As part of our Faces of Courage Series, we are featuring a patient of the month on the 13th of each month.
Why is the number 13 significant? 5,000 people are diagnosed with GIST each year in the United States.
That’s 13 people diagnosed each day. Read more about this on our Rare 13 site.
Our Patient of the Month for January is Theresa Rogers. Here is her story:
Thank you for naming me Patient of the Month. I am truly honored being selected as there are so many other brave and courageous patients that are deserving of recognition.
I am not sure how brief my GIST story can be because in all likelihood mine has been close to a 60-year journey. In 1958 I was born with a serious heart defect, Tetralogy of Fallot, which killed most newborns at the time. When I was four the doctors were to perform surgery for only a partial correction (that’s all they knew to do at the time) but my labs came back abnormal and showed that I had kidney cancer. They removed my kidney and followed-up with radiation treatment. Once I recovered from the kidney surgery, they then performed the open-heart surgery. (I actually remember the hospitalization of both of those surgeries albeit 55 years ago.)
In 1972, at the age of fourteen, the technology was advanced enough to perform total correction of the heart and I underwent my second open-heart surgery. Fast forward thirty-five years, outside of the regular cardiology monitoring and occasional heart blips I was able to bear three healthy sons and live a fairly normal life. I never saw another Nephrologist (kidney specialist) since my childhood because I was “cured” (that was a mistake). My physicians at the time gave no indication that I could have any other occurrences of cancer. Then in 2005 I started feeling out of sorts. My blood counts were low but I was often anemic due to my heart disease so my doctor twice increased my prescription iron intake. When that didn’t work I had an ultrasound, when nothing was found I had a CT scan. Nothing was found on the CT scan yet my anemia continued to get worse. I twice swallowed a camera that took pictures of my GI tract and nothing, I had an endoscopy and colonoscopy and still nothing.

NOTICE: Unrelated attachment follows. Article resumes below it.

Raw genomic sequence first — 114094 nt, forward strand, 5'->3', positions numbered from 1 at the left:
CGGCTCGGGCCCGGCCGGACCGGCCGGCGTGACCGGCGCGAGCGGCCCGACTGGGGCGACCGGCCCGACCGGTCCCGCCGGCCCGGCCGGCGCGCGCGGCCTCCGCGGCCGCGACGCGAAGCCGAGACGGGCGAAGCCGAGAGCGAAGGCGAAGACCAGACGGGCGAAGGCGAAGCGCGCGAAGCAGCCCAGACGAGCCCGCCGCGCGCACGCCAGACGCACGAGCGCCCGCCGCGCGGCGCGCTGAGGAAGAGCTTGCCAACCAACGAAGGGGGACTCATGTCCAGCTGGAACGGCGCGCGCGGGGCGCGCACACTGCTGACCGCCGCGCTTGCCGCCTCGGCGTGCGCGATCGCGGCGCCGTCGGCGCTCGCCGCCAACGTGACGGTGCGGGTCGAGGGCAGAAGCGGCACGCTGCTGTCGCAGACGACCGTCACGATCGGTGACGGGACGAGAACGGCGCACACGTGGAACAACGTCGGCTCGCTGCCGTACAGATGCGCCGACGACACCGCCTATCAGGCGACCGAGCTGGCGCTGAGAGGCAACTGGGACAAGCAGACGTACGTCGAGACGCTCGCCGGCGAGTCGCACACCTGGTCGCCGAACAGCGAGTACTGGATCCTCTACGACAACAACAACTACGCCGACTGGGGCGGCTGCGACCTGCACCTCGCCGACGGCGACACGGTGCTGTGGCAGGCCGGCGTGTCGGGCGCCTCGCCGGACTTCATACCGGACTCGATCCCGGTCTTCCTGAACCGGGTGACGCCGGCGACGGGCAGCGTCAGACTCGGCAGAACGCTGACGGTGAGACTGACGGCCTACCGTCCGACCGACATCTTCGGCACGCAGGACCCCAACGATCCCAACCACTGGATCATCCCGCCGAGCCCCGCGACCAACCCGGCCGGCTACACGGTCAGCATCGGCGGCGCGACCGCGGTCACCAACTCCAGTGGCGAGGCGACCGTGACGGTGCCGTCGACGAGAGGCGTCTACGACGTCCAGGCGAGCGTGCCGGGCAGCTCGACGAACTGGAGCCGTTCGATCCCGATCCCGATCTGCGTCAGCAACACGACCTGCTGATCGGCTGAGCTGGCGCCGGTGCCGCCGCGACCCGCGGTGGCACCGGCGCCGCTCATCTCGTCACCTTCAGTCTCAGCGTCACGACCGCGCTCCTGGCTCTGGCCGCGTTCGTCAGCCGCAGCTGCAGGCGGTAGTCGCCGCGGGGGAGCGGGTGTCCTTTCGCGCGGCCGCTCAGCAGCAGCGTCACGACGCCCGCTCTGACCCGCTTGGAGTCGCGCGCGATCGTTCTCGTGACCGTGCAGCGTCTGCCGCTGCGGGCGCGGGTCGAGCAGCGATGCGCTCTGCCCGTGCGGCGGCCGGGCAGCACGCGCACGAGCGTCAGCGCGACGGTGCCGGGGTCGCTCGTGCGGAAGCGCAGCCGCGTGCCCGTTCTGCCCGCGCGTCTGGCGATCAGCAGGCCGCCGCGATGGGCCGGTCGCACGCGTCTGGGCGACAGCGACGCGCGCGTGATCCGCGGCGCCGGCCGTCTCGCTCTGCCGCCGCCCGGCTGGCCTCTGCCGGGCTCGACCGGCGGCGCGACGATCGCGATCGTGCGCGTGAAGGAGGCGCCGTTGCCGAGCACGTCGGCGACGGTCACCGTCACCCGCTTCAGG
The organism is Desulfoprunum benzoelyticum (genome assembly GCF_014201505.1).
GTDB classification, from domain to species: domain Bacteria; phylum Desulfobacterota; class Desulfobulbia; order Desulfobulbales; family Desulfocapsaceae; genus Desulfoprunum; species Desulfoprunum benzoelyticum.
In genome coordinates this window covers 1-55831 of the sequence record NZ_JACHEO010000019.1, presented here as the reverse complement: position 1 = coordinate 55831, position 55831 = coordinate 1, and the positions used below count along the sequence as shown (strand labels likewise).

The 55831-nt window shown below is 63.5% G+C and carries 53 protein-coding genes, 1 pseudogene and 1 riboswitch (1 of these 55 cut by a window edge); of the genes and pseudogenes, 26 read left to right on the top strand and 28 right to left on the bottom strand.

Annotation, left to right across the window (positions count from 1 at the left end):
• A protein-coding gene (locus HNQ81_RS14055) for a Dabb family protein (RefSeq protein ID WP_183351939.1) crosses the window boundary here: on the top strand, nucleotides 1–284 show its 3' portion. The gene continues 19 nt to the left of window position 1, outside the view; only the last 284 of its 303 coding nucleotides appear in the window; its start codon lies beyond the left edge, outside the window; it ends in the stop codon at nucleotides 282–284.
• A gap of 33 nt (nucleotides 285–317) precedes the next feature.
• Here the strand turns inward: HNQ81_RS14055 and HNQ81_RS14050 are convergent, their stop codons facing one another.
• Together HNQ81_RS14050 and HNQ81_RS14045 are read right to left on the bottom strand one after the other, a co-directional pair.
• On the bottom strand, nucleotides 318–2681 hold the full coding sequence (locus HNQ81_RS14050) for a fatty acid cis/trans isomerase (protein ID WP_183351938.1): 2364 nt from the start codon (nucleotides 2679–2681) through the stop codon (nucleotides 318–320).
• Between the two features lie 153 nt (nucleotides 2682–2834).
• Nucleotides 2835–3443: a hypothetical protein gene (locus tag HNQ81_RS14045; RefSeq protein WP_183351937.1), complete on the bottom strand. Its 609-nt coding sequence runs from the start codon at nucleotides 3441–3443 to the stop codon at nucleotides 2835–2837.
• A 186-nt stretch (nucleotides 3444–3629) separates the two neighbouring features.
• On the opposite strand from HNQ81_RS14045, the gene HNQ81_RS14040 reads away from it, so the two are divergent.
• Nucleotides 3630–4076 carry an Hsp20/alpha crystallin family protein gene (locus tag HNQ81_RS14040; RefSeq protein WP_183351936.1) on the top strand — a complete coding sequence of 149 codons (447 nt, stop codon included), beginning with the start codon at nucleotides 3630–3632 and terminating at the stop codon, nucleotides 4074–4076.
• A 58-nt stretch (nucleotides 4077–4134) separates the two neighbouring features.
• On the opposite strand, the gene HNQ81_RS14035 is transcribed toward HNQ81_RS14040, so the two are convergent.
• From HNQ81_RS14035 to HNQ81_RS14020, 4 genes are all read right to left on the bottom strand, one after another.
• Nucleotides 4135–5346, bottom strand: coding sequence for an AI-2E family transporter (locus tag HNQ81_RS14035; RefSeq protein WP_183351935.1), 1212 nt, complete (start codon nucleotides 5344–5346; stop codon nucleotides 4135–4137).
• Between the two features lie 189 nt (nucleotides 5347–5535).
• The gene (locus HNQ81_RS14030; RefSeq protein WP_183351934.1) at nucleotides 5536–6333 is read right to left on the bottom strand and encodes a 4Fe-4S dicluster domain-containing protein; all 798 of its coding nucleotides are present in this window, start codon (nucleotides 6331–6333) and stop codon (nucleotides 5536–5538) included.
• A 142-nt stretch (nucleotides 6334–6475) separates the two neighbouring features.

Almost one year of test after test after test, and blood work after blood work, nothing was found to be the culprit. Then one day I fainted and was rushed to the ER. The CT scan showed that there was significant bleeding into my intestine (but no clear images of any tumors). My surgeon who was knowledgeable of GIST suspected that could be the cause but would not know for sure until he performed surgery. It was indeed a GIST tumor 6cm in size and was enfolded on the outside wall of the small intestine. It wasn’t until the CT scan captured the bleeding in progress into the intestine that they could actually see any problems. Luckily the entire tumor was completely resected and I went on Gleevec for one year with the prognosis that I had a better than 85% chance of staying cancer free.
Eight years after my first GIST diagnosis, regular oncology visits, and CT scans, I began having unbearable pain in my belly and it caused me another trip to the ER. Since I am very colloidal (due to colitis) and have had four other abdominal surgeries an achy belly was a norm for me. While in the hospital many tests were ordered, blood labs, CT scan, endoscopy and colonoscopy yet nothing showed up other than a slight blockage of my intestine. The doctors thought if I was NPO for a few days my intestine would loosen and unblock itself. When that didn’t work they performed surgery and buried in the midst of all the surgical adhesions was a .5cm GIST tumor. The tumor was resected but when the pathology came back it showed that it was not a metastasis but rather a totally different genetic makeup from the first GIST.